Measuring network effects on trade: are Japanese affiliates distinctive?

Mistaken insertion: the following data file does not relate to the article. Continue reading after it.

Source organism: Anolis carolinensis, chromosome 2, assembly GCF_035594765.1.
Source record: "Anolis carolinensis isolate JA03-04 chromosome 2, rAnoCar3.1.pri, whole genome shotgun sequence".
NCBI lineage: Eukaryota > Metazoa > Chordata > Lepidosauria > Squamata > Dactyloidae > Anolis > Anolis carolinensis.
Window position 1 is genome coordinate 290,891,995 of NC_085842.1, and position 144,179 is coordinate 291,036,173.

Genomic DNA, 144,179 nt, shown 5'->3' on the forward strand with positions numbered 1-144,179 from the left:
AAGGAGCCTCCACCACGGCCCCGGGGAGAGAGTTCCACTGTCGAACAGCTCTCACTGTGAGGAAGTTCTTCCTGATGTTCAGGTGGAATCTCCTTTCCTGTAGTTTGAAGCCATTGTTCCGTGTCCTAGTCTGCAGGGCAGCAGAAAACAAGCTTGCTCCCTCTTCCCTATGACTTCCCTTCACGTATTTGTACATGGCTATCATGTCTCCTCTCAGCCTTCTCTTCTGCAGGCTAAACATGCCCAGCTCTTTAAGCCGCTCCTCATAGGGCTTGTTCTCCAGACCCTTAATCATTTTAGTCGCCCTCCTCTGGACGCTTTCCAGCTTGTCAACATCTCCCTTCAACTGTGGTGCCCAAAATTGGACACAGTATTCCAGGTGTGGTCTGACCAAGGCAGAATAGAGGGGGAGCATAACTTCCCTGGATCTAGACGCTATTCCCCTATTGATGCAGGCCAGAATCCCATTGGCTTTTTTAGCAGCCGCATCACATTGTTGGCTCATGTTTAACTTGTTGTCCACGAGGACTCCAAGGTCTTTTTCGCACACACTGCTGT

This paper examines network effects on trade by comparing the trade patterns of foreign affiliates in the United States with the trade patterns of U.S.-owned firms. The evidence strongly supports the following hypotheses: 1) foreign affiliates behave differently from U.S. firms in their trade patterns; 2) in particular, foreign affiliates display strong home biases in their trade patterns; and 3) among the foreign affiliates, Japanese affiliates demonstrate by far the strongest home bias in their trade patterns. Controlling for income and distance effects, foreign affiliates from Canada, France, Germany, the Netherlands and Switzerland traded on average 17 times more with their respective home countries and those from the United Kingdom traded 30 times more with the United Kingdom, while Japanese affiliates traded a whopping 130 times more with Japan.
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